All tagged Incentive Plans

Creating a great incentive plan is not as easy as many people initially think. With the guidance of compensation expert, Beth Carroll, this 4 part guide will walk you through best practices for creating a great incentive plan while avoiding many of the common pitfalls.

There are many different ways to compensate and reward employees: commissions, goal-based incentives, bounties, MBOs, time-off, pizza parties, etc.  In some organizations a pure commission model works the best, whereas in others, a goal-based incentive model works best.  What makes the difference?  How can one be “right” for one organization and another right for a different organization?

In recent years there has been a steady increase in the number of companies that offer software solutions which can handle your payroll, incentive plan calculations and reporting. Among them are many web-based solutions as well. These solutions tend to come with dashboards that deliver the results to your employees with frequent updates, or even live data feeds. If you have more complicated plans or a small pool of participants, then you may need to do some shopping to find the right fit, take on an in house project, or stick to Excel.

Now, since we have a pretty good idea of how much to pay, we need to consider what it is you are paying for. It is not, or should not be, as simple as just paying for gross profit (net revenue), as you probably need different types of gross profit to run your business.   You need gross profit from existing customers, and you need gross profit from new customers. You need gross profit that maximizes your network, and minimizes your cost to serve. If you only pay your employees for any gross profit dollar that walk in the door, you may find you are getting gross profit dollars that are pretty wrinkly and worn out, when you’d really rather get some nice new crisp bills in hand. So, how to decide what to use in your incentive plan?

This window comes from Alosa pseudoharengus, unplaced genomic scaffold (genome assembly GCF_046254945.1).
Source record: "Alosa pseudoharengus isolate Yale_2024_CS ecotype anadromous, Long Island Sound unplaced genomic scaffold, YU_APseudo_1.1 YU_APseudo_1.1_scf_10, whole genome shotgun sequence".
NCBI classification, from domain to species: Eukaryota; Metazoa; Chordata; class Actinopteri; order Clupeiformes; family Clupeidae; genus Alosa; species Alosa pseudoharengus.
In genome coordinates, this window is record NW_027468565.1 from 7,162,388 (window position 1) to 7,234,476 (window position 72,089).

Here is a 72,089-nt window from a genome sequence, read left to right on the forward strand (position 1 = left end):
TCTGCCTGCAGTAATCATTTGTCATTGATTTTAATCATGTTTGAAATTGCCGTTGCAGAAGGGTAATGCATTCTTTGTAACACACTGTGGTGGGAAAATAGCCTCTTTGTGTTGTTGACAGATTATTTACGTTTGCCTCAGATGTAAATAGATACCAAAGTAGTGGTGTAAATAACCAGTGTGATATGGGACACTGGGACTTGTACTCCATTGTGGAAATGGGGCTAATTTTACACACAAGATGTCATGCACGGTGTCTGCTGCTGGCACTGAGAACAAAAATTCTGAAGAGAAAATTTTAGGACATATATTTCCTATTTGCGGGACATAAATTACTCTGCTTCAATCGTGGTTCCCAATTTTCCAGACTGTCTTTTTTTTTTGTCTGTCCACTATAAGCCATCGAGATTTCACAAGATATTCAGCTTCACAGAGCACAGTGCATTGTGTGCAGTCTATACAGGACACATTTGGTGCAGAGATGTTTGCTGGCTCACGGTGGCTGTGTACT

Upside is the amount of pay that a top performer can earn, and downside…well…you can guess that one…it’s how much risk there is on the downside for a poor performer.  Leverage refers to the plan design ratio of the top 10 percent (decile) performer relative the median performer, and dispersion refers to the amount of leverage that a plan actually achieves.  So let’s unpack these one at a time.

Incentive plan measures must be both objective and quantifiable but performance plan measures can be subjective and qualitative. Because so many elements differentiate a successful sales representative from an unsuccessful one, it is critical to create two sets of performance measures: one for the incentive plan and one for the performance management plan.

Most organizations use some kind of pay for performance program for their employees. There are cash incentive plans and non-cash incentive plans. The non-cash incentives include trips and recognition programs.

Whenever you implement or change your incentive plan, you should use the best performance measures possible.  A “performance measure” is the metric by which you are gauging an employee’s results, such as revenue, profit dollars, profit percentage, net income, EBITDA, number of new customers, number of customer calls, number of invoices processed, etc.

…you need to be very careful how you design your incentive plan or you just might end up dealing with some unexpected consequences, and possibly paying out more than you intended, or worse, getting no measurable return (or negative return!) for dollars you are spending.

The risks of having poorly documented incentive compensation plans range from your employees not understanding the plan and therefore not being motivated by it (leaving your sales director scratching his head as to the lack of results, and possibly his lack of job!), to legal battles with former employees who are claiming they are owed back incentive pay due to vague, inaccurate, or misleading wording in the plan document. At a minimum, well-written incentive plans must have the following components